Sunday, April 08, 2012

Poem: Edwin Thumboo

I admit to being hard-pressed to name more than a few writers from Singapore, the city-state of 5 million people in southeast Asia that some might characterize as an economic and multicultural beacon and as a nanny-state cautionary tale.  Singapore's history as a colony dates back to 1819, and its independence came in two stages, first from Great Britain in 1963, and then, after a two-year merger with Malaysia, again in 1965, and it has produced a number of writers of skill and significance in each of its four official languages, English, Malay, Chinese, and Tamil, as well as in its unofficial ones.

Fortunately, though, one immediately comes to mind: Edwin Thumboo (1933-), who is one of its pioneering English-language poets, and the putative, though unofficial, Anglophone poet laureate.  Thumboo was a professor, department chair, dean and director of the Centre for the Arts at the National University of Singapore for nearly four decades, his research and teaching interests ranging widely, though one of his most important efforts was to introduce Commonwealth/New Literatures, which is to say, Anglophone literatures from across the globe, into the university curriculum.

Edwin Thumboo (from The Nation (Thailand))

Amidst this vital institutional and field-building work, Thumboo published five volumes of poetry, as well as anthologies of Singaporean and Malaysian Anglophone literature, essays and critical works, and other books, such as his 2005 edited collection of tributes to the Filipino novelist and poet Francisco Sionil José.  Although he's probably best known for his poems with nationalist themes, which helped to craft a multicultural, post-independence vision of Singapore, he also has written lyric poems like the one below that ruminate on language itself, asserting that human control, through literature, animates words, though I would counter that we increasingly know that they possess powers of their own. The language game is not just ours to play, or rather, we the rules aren't always in our hands, despite what we think. Nevertheless, in light of the new, emerging, polyglot society in which Thumboo is writing, the aesthetic and cultural work of art can and does create meaning: that is the essence of Thumboo's career, and of poets like him all over the world.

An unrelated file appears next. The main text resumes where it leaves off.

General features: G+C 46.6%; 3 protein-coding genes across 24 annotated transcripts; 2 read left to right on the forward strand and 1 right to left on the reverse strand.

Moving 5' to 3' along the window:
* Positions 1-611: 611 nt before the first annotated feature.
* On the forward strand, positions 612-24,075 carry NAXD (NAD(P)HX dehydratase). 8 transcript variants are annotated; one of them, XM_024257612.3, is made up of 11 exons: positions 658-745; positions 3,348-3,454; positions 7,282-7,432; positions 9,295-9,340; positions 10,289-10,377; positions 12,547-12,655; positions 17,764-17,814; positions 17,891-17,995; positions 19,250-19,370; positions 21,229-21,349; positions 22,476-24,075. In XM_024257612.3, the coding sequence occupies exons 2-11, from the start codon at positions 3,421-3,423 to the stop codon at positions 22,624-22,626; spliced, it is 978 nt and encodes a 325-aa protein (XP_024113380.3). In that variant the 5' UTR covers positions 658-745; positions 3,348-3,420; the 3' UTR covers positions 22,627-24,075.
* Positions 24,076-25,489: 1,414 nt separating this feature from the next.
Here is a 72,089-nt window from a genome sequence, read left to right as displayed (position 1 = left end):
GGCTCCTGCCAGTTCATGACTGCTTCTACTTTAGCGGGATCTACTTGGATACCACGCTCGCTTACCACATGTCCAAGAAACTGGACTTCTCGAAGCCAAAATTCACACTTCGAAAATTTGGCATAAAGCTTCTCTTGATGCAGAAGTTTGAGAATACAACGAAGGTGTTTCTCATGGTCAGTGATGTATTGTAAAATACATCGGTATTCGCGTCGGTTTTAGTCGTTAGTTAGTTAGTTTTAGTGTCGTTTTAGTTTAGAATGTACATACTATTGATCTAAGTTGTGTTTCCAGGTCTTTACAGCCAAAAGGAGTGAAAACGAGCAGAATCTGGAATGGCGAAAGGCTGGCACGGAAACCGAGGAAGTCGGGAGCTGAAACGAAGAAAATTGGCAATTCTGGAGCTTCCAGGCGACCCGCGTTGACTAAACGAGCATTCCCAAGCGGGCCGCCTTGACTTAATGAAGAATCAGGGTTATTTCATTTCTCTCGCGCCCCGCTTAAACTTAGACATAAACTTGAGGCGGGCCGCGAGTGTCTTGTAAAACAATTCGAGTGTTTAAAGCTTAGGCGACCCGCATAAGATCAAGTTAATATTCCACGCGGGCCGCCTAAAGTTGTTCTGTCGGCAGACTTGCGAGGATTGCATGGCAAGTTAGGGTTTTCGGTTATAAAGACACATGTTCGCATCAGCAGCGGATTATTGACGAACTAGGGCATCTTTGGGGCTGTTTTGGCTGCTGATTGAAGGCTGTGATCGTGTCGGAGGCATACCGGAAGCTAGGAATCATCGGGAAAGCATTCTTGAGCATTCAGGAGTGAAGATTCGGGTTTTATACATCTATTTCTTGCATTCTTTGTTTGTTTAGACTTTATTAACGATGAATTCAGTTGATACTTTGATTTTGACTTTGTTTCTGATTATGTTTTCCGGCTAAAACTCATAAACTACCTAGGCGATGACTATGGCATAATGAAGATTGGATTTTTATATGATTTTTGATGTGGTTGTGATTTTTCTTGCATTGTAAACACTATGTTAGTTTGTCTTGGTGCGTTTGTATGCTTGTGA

In case you want to learn a bit more about Edwin Thumboo, here is a 2005 interview from the Quarterly Literary Review Singapore that Felix Cheong conducted with Thumboo. And here is Manote Tripathi's very recent writeup of Thumboo in Thailand's The Nation.


Words are dangerous, especially
The simple kind you leave behind for others,
For undesirable relatives and assorted purposes.
They are understood simply, edited,
Taken with a kind of air, a careful disregard:
Their plainness complicates.

When you say Tell him please
That the anger has come to pass
That friendship is not maimed...or
Please do come but after the
Fever has been put aside...
When you mean to be polite,
Careful, explicit, considerate, circumspect,
Adopting the proper tone,
You are likely to be quoted as saying
He won't...

Words are neither valid, merciful nor bad,
In themselves, nothing unless used, urged,
Imported into dialogue,
Becoming part-anger, part-laughter, bruised,
Adding to the mood and gesture.

Words are words. Except for us
They are not personalities.
We make them into poems.

Copyright © Edwin Thumboo, "Words," from Gods Can Die, Singapore: Heinemann Educational Books (Asia) Ltd., 1977. All rights reserved.

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